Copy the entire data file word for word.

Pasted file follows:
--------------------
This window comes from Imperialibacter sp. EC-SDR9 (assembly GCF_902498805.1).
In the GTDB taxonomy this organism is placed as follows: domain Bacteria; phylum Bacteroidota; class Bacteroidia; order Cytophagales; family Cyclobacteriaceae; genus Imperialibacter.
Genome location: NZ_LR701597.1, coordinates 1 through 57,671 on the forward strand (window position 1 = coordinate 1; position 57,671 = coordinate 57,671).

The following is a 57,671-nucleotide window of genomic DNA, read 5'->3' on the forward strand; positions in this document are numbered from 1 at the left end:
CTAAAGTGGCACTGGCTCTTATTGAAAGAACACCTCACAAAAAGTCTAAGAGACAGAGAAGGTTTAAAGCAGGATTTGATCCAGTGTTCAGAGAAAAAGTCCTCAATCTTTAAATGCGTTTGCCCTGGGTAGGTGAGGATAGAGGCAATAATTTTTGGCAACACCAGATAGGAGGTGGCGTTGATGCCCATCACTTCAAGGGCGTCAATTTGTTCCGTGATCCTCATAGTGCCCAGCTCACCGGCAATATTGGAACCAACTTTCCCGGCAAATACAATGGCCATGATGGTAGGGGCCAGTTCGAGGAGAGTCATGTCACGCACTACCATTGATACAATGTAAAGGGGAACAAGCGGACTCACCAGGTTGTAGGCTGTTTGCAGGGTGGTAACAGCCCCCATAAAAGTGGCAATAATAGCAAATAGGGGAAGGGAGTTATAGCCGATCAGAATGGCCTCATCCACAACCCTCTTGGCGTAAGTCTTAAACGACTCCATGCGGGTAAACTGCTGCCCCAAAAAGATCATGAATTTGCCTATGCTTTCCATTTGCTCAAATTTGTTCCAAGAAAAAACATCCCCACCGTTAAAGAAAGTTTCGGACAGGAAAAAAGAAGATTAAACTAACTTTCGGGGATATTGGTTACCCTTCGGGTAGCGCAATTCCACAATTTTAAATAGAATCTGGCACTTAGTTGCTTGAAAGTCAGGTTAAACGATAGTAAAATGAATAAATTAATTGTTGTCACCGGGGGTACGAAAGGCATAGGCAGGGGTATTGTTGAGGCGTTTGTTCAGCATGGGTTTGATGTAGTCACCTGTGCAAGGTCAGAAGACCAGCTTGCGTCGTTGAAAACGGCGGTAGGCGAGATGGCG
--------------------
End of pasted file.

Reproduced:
This window comes from Imperialibacter sp. EC-SDR9 (assembly GCF_902498805.1).
In the GTDB taxonomy this organism is placed as follows: domain Bacteria; phylum Bacteroidota; class Bacteroidia; order Cytophagales; family Cyclobacteriaceae; genus Imperialibacter.
Genome location: NZ_LR701597.1, coordinates 1 through 57,671 on the forward strand (window position 1 = coordinate 1; position 57,671 = coordinate 57,671).

The following is a 57,671-nucleotide window of genomic DNA, read 5'->3' on the forward strand; positions in this document are numbered from 1 at the left end:
CTAAAGTGGCACTGGCTCTTATTGAAAGAACACCTCACAAAAAGTCTAAGAGACAGAGAAGGTTTAAAGCAGGATTTGATCCAGTGTTCAGAGAAAAAGTCCTCAATCTTTAAATGCGTTTGCCCTGGGTAGGTGAGGATAGAGGCAATAATTTTTGGCAACACCAGATAGGAGGTGGCGTTGATGCCCATCACTTCAAGGGCGTCAATTTGTTCCGTGATCCTCATAGTGCCCAGCTCACCGGCAATATTGGAACCAACTTTCCCGGCAAATACAATGGCCATGATGGTAGGGGCCAGTTCGAGGAGAGTCATGTCACGCACTACCATTGATACAATGTAAAGGGGAACAAGCGGACTCACCAGGTTGTAGGCTGTTTGCAGGGTGGTAACAGCCCCCATAAAAGTGGCAATAATAGCAAATAGGGGAAGGGAGTTATAGCCGATCAGAATGGCCTCATCCACAACCCTCTTGGCGTAAGTCTTAAACGACTCCATGCGGGTAAACTGCTGCCCCAAAAAGATCATGAATTTGCCTATGCTTTCCATTTGCTCAAATTTGTTCCAAGAAAAAACATCCCCACCGTTAAAGAAAGTTTCGGACAGGAAAAAAGAAGATTAAACTAACTTTCGGGGATATTGGTTACCCTTCGGGTAGCGCAATTCCACAATTTTAAATAGAATCTGGCACTTAGTTGCTTGAAAGTCAGGTTAAACGATAGTAAAATGAATAAATTAATTGTTGTCACCGGGGGTACGAAAGGCATAGGCAGGGGTATTGTTGAGGCGTTTGTTCAGCATGGGTTTGATGTAGTCACCTGTGCAAGGTCAGAAGACCAGCTTGCGTCGTTGAAAACGGCGGTAGGCGAGATGGCG